Japan's Internal Affairs and Communications Minister Yoshitaka Shindo has paid another visit to a controversial Tokyo war memorial – angering China and South Korea, who both suffered from Japanese brutality during the second world war.
Built by Emperor Meiji in 1869, Yasukuni Shrine – which means "peaceful country" - commemorates the 2.5 million Japanese who have died in the name of their country, including those who died in wartime. At the shrine's centre are the names of 14 convicted "class A" war criminals, including Prime Minister General Hideki Tojo, who led the country from its attack on Pearl Harbour until its surrender after Hiroshima. Tojo was executed as a war criminal in 1948.
However, Yasukuni Shrine is particularly controversial because it is not simply a place of remembrance. In accordance with the country's Shinto religion the souls of the dead – "Kami" – are worshipped as deities by the hundreds of thousands of people who visit each year.
On 26 December 2013 Japan's Prime Minister Shinzo Abe visited the shrine to commemorate his first year in office. Even the United States, which is normally reluctant to criticise its close ally, said it was "disappointed" by Abe's visit. Abe and US President Obama are due to meet in Tokyo later this month but Abe is yet to meet his counterparts from either China or South Korea.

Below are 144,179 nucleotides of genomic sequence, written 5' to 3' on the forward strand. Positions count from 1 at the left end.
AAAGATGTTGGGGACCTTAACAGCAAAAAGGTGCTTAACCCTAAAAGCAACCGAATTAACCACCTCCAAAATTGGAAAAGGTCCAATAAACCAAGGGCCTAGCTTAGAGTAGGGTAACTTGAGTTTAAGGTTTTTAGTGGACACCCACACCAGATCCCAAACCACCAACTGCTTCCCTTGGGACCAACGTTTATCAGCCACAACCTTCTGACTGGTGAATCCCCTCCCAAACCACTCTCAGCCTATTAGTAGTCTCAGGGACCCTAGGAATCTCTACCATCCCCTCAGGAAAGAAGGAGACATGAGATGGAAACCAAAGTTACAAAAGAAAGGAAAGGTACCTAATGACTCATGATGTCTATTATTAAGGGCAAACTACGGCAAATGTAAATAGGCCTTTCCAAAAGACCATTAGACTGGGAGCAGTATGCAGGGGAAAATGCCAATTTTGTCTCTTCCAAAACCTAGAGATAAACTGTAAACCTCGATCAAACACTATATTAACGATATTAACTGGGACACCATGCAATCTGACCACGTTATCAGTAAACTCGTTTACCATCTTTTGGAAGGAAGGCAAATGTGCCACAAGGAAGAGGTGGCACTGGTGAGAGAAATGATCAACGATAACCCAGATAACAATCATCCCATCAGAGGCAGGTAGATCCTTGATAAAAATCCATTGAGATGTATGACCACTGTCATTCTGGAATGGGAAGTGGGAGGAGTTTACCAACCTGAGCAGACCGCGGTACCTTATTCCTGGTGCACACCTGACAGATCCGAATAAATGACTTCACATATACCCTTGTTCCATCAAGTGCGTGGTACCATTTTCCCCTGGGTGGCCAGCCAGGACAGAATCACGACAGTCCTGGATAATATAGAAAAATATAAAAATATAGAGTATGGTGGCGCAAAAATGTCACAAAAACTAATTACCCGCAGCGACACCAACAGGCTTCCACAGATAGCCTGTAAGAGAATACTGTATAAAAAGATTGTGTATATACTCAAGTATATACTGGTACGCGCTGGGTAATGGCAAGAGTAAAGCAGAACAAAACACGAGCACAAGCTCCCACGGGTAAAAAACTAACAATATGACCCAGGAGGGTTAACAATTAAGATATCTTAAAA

The Japanese government says each minister is free to decide whether to visit the shrine and 56-year-old Shindo – grandson of Gen Tadamichi Kuribayashi, whose resistance to US forces was depicted in Clint Eastwood's 2006 film Letters From Iwo Jima - defended his right to pay his respects to the dead: "I did it as a private matter which I am free to decide."
Shindo is no stranger to controversy, having played a key role in promoting Japanese sovereignty of Liancourt Rocks, which lie between Japan and South Korea. South Korea's Foreign Ministry in Seoul said Shindo's visit to the shrine was an act that directly challenged neighbouring countries that had suffered the aggression of Japanese imperialism.
China bore the brunt of Japanese brutality before and during the seond world war – including the infamous 1937 "Rape of Nanking" in which up to 300,000 of the city's 600,000 inhabitants and Chinese troops were butchered. China's foreign ministry said Shindo's visit to the shrine showed he had the "wrong attitude" regarding his country's history:
"China has already lodged solemn representations and protest with Japan. We urge Japan to adopt a correct attitude on questions of history, earnestly face the calls for justice from its Asian neighbours and the international community, and end all provocative acts which run counter to the tide of the times."